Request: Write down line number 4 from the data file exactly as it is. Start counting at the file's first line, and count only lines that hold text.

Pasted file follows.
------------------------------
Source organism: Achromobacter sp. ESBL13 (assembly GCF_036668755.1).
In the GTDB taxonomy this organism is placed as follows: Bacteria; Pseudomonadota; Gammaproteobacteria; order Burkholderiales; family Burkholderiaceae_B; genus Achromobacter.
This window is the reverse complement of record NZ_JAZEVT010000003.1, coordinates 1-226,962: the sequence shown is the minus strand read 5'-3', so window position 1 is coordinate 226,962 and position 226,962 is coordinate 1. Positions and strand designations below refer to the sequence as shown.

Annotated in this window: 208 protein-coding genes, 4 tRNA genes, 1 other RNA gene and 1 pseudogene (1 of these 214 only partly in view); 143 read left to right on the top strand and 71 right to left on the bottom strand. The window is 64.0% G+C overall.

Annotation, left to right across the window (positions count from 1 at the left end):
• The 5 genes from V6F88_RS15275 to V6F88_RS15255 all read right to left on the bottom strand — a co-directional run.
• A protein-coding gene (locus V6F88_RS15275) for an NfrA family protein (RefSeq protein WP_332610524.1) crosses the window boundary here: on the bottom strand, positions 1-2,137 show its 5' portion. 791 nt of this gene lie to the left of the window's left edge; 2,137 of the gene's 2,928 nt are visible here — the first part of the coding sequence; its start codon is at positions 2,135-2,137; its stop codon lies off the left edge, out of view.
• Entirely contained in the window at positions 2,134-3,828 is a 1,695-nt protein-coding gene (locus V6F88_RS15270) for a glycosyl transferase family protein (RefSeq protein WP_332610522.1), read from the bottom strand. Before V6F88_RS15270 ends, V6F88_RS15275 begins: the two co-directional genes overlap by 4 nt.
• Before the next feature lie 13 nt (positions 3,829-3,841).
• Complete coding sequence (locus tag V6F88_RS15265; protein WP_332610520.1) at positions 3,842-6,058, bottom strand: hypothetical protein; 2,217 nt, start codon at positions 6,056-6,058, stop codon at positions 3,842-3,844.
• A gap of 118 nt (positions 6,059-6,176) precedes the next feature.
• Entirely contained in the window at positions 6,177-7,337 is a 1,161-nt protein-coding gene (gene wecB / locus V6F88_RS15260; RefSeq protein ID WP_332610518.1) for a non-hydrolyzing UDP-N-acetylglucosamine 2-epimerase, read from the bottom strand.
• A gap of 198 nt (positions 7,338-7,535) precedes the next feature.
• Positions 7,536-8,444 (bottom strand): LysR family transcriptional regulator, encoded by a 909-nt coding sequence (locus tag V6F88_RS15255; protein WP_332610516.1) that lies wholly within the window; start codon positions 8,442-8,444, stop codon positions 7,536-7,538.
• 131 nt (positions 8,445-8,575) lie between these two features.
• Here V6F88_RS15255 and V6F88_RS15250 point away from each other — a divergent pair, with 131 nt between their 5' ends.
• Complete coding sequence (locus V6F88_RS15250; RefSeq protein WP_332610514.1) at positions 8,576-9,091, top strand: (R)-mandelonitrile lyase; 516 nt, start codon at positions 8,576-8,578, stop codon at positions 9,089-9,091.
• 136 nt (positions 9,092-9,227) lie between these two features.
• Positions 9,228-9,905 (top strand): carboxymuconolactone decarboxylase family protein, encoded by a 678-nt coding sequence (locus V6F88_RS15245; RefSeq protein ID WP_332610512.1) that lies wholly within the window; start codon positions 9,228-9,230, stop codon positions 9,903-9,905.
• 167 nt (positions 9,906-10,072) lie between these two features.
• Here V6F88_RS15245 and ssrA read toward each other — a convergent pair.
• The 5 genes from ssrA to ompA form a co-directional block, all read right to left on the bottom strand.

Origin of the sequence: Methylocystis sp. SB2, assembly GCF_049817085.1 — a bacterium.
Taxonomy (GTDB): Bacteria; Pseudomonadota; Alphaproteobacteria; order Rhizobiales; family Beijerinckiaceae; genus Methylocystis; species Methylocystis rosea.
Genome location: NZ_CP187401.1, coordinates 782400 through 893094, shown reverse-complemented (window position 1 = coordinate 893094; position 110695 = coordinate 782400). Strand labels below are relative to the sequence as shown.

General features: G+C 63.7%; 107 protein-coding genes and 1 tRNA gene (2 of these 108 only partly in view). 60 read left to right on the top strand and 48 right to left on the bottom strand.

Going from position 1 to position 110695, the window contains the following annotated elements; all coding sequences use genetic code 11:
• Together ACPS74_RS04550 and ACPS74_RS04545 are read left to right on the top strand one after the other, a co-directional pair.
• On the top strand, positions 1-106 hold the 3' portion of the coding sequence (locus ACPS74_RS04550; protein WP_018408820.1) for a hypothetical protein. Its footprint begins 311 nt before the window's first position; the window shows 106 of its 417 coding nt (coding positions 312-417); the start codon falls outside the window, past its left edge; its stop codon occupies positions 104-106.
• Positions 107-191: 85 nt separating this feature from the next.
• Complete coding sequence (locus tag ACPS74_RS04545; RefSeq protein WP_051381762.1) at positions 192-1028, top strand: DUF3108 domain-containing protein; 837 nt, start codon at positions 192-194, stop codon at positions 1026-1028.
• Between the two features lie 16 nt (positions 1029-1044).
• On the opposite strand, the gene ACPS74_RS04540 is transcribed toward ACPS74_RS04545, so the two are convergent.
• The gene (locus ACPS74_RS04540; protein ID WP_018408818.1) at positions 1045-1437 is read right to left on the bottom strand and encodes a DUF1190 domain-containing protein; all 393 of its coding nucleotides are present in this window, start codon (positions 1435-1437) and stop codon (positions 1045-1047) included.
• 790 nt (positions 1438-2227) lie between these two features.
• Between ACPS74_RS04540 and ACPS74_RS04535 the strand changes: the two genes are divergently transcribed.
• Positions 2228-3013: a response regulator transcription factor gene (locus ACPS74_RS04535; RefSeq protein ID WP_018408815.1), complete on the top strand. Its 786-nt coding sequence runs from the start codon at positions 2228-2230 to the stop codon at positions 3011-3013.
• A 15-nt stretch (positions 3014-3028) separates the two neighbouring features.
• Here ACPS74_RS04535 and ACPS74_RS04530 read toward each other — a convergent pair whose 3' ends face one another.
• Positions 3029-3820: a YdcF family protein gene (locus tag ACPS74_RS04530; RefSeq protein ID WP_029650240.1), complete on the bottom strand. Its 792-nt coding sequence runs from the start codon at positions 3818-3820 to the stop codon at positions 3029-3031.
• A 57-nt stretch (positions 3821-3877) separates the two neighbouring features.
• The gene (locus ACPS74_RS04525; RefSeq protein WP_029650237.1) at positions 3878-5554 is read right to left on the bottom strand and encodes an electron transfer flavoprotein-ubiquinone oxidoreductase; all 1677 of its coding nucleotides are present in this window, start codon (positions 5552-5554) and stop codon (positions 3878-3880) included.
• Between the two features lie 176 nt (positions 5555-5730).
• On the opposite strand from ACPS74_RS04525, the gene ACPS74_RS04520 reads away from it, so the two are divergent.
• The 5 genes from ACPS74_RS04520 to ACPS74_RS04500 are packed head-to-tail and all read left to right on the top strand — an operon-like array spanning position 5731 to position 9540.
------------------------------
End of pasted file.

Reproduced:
Annotated in this window: 208 protein-coding genes, 4 tRNA genes, 1 other RNA gene and 1 pseudogene (1 of these 214 only partly in view); 143 read left to right on the top strand and 71 right to left on the bottom strand. The window is 64.0% G+C overall.